The Reasons Proper Study: Essays towards a Neo-Fregean Philosophy of Mathematics

Paperback | November 13, 2003

byBob Hale, Crispin Wright

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Bob Hale and Crispin Wright draw together here the key writings in which they have worked out their distinctive neo-Fregean approach to the philosophy of mathematics. The two main components in Frege's mathematical philosophy were his platonism and his logicism -- the claims, respectively,that mathematics is a body of knowledge about independently existing objects, and that this knowledge may be acquired on the basis of general logical laws and suitable definitions. The central thesis of this collection is that Frege was -- his own eventual recantation notwithstanding --substantially right in both claims. Where neo-Fregeanism principally differs from Frege is in taking a more optimistic view of the kind of contextual explanation (proceeding via what are now commonly called abstraction principles) of the fundamental concepts of arithmetic and analysis which Fregeconsidered and rejected. On this basis, neo-Fregeanism promises defensible and attractive answers to some of the most important ontological and epistemological questions in the philosophy of mathematics. In addition to fourteen previously published papers, the volume features a new paper on the Julius Caesar problem; a substantial new introduction mapping out the programme and the contributions made to it by the various papers; a postscript explaining which issues most require further attention; andbibliographies both of references and of further useful sources. The Reason's Proper Study will be recognized as the most powerful presentation yet of the neo-Fregean programme; it will prove indispensable reading not just to philosophers of mathematics but to all who are interested in thefundamental metaphysical and epistemological issues on which the programme impinges.

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Bob Hale and Crispin Wright draw together here the key writings in which they have worked out their distinctive neo-Fregean approach to the philosophy of mathematics. The two main components in Frege's mathematical philosophy were his platonism and his logicism -- the claims, respectively,that mathematics is a body of knowledge about i...

Bob Hale is at University of Glasgow. Crispin Wright is at University of St Andrews.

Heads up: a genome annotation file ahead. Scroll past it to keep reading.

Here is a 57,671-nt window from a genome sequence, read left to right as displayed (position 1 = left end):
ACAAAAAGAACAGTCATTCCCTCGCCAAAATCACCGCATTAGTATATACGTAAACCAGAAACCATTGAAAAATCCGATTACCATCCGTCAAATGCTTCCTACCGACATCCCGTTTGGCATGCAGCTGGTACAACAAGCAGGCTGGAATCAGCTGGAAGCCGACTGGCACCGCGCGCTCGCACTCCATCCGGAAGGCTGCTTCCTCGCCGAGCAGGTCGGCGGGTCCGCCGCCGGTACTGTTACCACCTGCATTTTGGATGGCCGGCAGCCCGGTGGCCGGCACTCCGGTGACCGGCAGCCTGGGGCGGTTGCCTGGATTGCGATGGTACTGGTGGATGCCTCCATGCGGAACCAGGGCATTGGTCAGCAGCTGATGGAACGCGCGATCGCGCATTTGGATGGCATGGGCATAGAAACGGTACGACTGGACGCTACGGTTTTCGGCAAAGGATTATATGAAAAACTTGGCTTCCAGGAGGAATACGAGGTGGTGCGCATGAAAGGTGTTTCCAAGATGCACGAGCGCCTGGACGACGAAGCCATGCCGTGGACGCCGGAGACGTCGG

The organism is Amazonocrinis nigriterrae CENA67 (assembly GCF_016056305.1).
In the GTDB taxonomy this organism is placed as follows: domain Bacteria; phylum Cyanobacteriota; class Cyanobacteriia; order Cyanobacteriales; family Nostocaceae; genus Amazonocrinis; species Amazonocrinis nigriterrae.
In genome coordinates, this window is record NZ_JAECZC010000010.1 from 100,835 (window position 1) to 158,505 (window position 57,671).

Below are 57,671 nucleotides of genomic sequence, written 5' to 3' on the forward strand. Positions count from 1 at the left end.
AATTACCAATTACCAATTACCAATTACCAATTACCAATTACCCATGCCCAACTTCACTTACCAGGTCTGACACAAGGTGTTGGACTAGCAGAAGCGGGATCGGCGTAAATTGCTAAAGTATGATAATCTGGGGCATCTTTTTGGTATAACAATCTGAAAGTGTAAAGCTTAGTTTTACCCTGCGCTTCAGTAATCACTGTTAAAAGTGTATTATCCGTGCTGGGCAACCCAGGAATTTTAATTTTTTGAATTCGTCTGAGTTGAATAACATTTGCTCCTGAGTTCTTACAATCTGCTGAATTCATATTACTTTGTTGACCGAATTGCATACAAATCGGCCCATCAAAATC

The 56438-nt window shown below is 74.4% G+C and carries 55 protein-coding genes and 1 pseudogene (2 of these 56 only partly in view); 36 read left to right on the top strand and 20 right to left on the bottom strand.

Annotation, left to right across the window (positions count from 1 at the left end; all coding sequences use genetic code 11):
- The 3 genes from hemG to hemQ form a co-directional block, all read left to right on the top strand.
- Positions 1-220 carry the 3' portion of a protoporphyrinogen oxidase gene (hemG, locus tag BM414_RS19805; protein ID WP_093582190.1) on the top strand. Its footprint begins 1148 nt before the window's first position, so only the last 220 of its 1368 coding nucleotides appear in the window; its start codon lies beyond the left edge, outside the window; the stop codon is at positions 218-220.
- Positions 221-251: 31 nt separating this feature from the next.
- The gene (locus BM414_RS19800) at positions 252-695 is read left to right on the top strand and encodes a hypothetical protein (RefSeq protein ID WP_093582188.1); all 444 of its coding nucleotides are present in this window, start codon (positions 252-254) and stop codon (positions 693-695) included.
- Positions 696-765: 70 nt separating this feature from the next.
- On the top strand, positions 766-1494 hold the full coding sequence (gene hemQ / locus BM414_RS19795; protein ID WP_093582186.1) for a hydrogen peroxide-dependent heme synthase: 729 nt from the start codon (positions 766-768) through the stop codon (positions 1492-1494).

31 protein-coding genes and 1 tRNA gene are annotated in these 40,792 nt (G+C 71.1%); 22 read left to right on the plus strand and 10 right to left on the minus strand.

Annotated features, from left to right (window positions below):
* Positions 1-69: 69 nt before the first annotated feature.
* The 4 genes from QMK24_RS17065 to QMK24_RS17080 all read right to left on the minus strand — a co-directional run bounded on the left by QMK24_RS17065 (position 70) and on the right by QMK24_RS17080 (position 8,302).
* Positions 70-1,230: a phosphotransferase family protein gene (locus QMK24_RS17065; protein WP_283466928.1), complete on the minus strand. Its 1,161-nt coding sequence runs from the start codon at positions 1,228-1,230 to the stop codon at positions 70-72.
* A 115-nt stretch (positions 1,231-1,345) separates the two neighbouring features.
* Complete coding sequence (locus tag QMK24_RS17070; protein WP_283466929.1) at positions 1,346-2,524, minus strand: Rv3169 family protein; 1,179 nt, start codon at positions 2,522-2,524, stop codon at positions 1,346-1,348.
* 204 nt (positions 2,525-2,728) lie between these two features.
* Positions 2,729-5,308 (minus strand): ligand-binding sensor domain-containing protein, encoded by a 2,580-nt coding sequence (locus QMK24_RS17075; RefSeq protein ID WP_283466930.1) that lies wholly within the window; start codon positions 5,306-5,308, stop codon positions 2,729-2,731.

other books by Bob Hale

Necessary Beings: An Essay on Ontology, Modality, and the Relations Between Them
Necessary Beings: An Essay on Ontology, Modality, and t...

Paperback|Nov 8 2015

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Format:PaperbackDimensions:470 pages, 9.21 × 6.14 × 0.9 inPublished:November 13, 2003Publisher:Oxford University PressLanguage:English

The following ISBNs are associated with this title:

ISBN - 10:0199266328

ISBN - 13:9780199266326

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Table of Contents

Origins of the EssaysIntroductionI. Ontology and Abstraction Principles1. Bob Hale: Singular Terms (1)2. Bob Hale: Singular Terms (2)3. Crispin Wright: Why Frege Does Not Deserve His Grain of Salt: A Note on the Paradox of 'The Concept Horse' and the Ascription of Bedeutungen to Predicates4. Bob Hale: Grundlagen 645. Bob Hale and Crispin Wright: Implicit Definition and the A PrioriII. Responses to Critics6. Crispin Wright: Field and Fregean Platonism7. Bob Hale: Is Platonism Epistemologically Bankrupt?8. Bob Hale: Dummett's Critique of Wright's Attempt to Resuscitate Frege9. Crispin Wright: Critical Notice of Michael Dummett's Frege: Philosophy of MathematicsIII. Hume's Principle10. Crispin Wright: On the Harmless Impredicativity of Hume's Principle11. Crispin Wright: Response to Dummett12. Crispin Wright: On the Philosophical Significance of Frege's Theorem13. Crispin Wright: Is Hume's Principle Analytic?IV. On the Differentiation of Abstracta14. Bob Hale and Crispin Wright: To Bury Caesar...V. Beyond Number-theory15. Bob Hale: Reals by AbstractionPostscript: Eighteen ProblemsBibliographyBibliography of further relevant writingsIndex